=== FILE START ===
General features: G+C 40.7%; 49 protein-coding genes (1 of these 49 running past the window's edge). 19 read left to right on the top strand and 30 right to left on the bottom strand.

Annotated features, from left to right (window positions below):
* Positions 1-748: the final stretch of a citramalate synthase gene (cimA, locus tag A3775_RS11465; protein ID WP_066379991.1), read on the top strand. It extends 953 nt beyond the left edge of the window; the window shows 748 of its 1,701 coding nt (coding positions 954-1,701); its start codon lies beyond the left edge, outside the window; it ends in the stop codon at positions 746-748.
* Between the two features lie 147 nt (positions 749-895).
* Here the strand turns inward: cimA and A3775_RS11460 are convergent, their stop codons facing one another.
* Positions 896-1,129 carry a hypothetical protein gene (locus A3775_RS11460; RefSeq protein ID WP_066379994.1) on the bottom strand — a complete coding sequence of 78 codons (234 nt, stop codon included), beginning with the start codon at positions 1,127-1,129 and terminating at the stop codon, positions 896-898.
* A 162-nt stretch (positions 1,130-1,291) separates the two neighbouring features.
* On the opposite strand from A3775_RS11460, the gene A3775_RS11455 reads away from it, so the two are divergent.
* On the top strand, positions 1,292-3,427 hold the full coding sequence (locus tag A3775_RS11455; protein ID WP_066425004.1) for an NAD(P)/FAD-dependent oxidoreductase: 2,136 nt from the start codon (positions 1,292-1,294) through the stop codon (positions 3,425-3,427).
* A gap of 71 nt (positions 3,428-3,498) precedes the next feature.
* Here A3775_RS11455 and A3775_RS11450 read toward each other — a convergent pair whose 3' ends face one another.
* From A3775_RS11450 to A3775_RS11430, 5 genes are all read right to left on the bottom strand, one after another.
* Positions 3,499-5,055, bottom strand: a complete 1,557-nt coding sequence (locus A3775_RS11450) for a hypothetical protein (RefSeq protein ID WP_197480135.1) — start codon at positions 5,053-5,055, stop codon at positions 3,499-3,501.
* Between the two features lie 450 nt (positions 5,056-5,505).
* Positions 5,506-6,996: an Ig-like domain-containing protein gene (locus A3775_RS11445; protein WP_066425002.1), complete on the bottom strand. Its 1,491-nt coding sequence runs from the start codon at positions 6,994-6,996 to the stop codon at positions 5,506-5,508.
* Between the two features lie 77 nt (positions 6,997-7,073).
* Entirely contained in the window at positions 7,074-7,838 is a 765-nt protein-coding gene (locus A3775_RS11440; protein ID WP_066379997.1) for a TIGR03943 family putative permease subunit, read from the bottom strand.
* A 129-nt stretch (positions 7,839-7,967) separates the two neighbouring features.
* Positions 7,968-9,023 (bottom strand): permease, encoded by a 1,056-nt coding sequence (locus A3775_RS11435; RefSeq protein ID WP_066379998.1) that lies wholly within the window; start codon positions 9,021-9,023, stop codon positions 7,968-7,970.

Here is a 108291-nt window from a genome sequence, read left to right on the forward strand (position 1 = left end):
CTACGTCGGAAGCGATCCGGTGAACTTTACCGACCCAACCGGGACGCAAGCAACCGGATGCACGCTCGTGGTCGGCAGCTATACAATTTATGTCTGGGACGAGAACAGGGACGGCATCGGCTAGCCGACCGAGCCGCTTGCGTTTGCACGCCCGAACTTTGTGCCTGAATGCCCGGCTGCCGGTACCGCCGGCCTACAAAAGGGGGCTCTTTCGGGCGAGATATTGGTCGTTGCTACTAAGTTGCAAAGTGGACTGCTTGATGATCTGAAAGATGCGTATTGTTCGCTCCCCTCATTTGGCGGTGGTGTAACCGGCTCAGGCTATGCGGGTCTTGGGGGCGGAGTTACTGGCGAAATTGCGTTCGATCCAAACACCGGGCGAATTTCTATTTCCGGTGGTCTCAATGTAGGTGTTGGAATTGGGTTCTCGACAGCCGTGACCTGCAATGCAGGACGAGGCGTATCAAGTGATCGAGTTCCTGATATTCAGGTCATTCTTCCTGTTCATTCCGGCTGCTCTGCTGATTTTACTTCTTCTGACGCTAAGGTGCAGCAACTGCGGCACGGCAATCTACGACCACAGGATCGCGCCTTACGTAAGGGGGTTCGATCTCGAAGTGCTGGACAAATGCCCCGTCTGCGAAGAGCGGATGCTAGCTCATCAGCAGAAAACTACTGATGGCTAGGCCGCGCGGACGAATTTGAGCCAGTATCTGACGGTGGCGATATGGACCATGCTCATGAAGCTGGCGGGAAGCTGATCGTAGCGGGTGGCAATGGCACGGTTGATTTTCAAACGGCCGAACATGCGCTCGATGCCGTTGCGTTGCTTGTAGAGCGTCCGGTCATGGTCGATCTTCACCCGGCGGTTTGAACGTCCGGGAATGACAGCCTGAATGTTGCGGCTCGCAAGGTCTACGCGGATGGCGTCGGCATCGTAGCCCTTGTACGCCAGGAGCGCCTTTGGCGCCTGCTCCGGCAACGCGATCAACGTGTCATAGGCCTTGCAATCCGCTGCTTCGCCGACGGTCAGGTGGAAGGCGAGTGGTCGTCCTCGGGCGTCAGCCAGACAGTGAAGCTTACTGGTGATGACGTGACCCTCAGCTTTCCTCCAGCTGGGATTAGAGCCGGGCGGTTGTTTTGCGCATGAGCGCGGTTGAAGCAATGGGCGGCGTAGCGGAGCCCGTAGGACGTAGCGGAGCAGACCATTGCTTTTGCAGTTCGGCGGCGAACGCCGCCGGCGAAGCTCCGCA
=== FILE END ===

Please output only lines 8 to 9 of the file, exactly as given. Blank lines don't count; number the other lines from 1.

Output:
* On the opposite strand from A3775_RS11460, the gene A3775_RS11455 reads away from it, so the two are divergent.
* On the top strand, positions 1,292-3,427 hold the full coding sequence (locus tag A3775_RS11455; protein ID WP_066425004.1) for an NAD(P)/FAD-dependent oxidoreductase: 2,136 nt from the start codon (positions 1,292-1,294) through the stop codon (positions 3,425-3,427).